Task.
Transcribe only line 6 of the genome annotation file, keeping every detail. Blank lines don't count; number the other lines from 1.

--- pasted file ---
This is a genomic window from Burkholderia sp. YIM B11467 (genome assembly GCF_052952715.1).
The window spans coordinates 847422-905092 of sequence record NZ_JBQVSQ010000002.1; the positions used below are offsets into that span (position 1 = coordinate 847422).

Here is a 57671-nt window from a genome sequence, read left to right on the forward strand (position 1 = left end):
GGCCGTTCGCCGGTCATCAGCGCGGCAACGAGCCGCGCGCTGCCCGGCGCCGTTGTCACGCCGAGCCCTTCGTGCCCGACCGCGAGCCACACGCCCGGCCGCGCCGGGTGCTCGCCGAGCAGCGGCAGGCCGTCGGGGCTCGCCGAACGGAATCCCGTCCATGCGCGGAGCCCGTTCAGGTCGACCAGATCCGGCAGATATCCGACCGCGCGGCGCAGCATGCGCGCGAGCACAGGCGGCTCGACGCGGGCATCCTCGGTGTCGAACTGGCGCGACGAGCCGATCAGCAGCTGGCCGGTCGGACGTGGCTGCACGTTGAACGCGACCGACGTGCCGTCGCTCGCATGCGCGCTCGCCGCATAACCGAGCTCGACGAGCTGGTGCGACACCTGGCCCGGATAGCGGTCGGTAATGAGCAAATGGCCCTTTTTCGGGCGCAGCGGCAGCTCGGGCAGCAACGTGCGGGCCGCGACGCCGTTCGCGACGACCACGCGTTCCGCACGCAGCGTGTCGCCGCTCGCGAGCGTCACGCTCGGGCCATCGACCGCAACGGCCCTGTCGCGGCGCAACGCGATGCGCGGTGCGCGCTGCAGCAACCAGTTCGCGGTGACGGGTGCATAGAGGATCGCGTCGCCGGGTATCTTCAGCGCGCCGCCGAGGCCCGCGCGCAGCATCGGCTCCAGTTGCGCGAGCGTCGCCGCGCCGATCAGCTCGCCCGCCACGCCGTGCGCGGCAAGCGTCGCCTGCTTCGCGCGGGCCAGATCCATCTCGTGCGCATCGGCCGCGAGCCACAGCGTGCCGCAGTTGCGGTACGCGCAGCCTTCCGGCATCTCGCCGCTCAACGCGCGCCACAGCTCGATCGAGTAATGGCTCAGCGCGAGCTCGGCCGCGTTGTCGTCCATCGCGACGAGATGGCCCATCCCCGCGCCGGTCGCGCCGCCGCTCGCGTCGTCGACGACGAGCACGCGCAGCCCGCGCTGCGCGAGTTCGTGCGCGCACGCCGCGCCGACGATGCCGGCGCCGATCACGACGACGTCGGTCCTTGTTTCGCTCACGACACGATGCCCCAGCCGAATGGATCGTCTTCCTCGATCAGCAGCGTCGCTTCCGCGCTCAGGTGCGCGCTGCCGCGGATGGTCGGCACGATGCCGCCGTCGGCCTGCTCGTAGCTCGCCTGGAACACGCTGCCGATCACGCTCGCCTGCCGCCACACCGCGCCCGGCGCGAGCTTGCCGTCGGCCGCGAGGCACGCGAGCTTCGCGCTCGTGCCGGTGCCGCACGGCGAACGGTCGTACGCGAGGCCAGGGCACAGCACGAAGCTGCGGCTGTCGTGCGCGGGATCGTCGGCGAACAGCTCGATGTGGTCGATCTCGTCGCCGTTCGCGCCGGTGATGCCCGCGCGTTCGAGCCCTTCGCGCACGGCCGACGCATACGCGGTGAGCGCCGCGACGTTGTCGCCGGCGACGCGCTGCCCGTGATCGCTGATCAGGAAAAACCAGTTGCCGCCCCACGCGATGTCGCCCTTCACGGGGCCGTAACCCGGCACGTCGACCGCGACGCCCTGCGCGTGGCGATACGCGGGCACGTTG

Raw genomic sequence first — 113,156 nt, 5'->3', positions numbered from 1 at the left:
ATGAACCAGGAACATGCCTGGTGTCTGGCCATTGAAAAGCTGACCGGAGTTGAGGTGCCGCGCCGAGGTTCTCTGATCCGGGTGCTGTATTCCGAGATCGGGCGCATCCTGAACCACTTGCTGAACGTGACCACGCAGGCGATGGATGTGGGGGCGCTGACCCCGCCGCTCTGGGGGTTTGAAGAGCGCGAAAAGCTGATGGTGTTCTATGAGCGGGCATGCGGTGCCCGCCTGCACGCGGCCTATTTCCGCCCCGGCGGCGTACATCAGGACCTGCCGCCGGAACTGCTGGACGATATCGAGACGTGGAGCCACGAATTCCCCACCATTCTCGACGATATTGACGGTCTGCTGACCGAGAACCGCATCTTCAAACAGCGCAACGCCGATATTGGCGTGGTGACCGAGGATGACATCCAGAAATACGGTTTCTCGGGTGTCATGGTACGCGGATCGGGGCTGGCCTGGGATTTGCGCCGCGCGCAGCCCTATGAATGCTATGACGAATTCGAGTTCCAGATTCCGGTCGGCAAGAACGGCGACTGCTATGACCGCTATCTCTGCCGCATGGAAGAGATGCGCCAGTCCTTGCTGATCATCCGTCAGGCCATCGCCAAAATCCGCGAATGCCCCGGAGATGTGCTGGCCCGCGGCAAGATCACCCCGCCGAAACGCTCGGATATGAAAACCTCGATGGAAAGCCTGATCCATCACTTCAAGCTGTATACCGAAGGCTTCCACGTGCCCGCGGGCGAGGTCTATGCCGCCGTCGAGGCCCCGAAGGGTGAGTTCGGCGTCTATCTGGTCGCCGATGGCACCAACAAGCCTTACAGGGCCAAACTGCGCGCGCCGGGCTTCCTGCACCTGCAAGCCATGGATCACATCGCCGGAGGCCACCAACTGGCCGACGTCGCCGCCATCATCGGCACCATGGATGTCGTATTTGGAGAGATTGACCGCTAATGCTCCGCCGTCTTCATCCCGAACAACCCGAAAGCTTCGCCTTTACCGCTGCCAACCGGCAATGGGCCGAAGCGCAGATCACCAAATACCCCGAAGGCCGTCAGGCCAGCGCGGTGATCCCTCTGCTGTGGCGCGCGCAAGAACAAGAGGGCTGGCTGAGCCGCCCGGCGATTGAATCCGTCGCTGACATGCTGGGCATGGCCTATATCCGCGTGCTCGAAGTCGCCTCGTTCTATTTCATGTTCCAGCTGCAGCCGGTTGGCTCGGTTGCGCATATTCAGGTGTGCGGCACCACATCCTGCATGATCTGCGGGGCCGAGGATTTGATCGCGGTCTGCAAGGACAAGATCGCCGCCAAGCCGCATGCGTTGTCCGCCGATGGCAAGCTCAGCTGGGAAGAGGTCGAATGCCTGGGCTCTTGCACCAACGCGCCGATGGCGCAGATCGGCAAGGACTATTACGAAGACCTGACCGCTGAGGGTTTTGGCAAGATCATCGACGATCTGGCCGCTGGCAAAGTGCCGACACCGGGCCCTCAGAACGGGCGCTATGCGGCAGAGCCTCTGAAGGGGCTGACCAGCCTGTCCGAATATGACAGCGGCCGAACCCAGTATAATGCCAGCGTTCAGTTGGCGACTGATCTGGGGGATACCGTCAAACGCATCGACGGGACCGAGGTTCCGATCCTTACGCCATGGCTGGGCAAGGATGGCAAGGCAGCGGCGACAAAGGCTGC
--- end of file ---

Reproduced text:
ATGAACCAGGAACATGCCTGGTGTCTGGCCATTGAAAAGCTGACCGGAGTTGAGGTGCCGCGCCGAGGTTCTCTGATCCGGGTGCTGTATTCCGAGATCGGGCGCATCCTGAACCACTTGCTGAACGTGACCACGCAGGCGATGGATGTGGGGGCGCTGACCCCGCCGCTCTGGGGGTTTGAAGAGCGCGAAAAGCTGATGGTGTTCTATGAGCGGGCATGCGGTGCCCGCCTGCACGCGGCCTATTTCCGCCCCGGCGGCGTACATCAGGACCTGCCGCCGGAACTGCTGGACGATATCGAGACGTGGAGCCACGAATTCCCCACCATTCTCGACGATATTGACGGTCTGCTGACCGAGAACCGCATCTTCAAACAGCGCAACGCCGATATTGGCGTGGTGACCGAGGATGACATCCAGAAATACGGTTTCTCGGGTGTCATGGTACGCGGATCGGGGCTGGCCTGGGATTTGCGCCGCGCGCAGCCCTATGAATGCTATGACGAATTCGAGTTCCAGATTCCGGTCGGCAAGAACGGCGACTGCTATGACCGCTATCTCTGCCGCATGGAAGAGATGCGCCAGTCCTTGCTGATCATCCGTCAGGCCATCGCCAAAATCCGCGAATGCCCCGGAGATGTGCTGGCCCGCGGCAAGATCACCCCGCCGAAACGCTCGGATATGAAAACCTCGATGGAAAGCCTGATCCATCACTTCAAGCTGTATACCGAAGGCTTCCACGTGCCCGCGGGCGAGGTCTATGCCGCCGTCGAGGCCCCGAAGGGTGAGTTCGGCGTCTATCTGGTCGCCGATGGCACCAACAAGCCTTACAGGGCCAAACTGCGCGCGCCGGGCTTCCTGCACCTGCAAGCCATGGATCACATCGCCGGAGGCCACCAACTGGCCGACGTCGCCGCCATCATCGGCACCATGGATGTCGTATTTGGAGAGATTGACCGCTAATGCTCCGCCGTCTTCATCCCGAACAACCCGAAAGCTTCGCCTTTACCGCTGCCAACCGGCAATGGGCCGAAGCGCAGATCACCAAATACCCCGAAGGCCGTCAGGCCAGCGCGGTGATCCCTCTGCTGTGGCGCGCGCAAGAACAAGAGGGCTGGCTGAGCCGCCCGGCGATTGAATCCGTCGCTGACATGCTGGGCATGGCCTATATCCGCGTGCTCGAAGTCGCCTCGTTCTATTTCATGTTCCAGCTGCAGCCGGTTGGCTCGGTTGCGCATATTCAGGTGTGCGGCACCACATCCTGCATGATCTGCGGGGCCGAGGATTTGATCGCGGTCTGCAAGGACAAGATCGCCGCCAAGCCGCATGCGTTGTCCGCCGATGGCAAGCTCAGCTGGGAAGAGGTCGAATGCCTGGGCTCTTGCACCAACGCGCCGATGGCGCAGATCGGCAAGGACTATTACGAAGACCTGACCGCTGAGGGTTTTGGCAAGATCATCGACGATCTGGCCGCTGGCAAAGTGCCGACACCGGGCCCTCAGAACGGGCGCTATGCGGCAGAGCCTCTGAAGGGGCTGACCAGCCTGTCCGAATATGACAGCGGCCGAACCCAGTATAATGCCAGCGTTCAGTTGGCGACTGATCTGGGGGATACCGTCAAACGCATCGACGGGACCGAGGTTCCGATCCTTACGCCATGGCTGGGCAAGGATGGCAAGGCAGCGGCGACAAAGGCTGC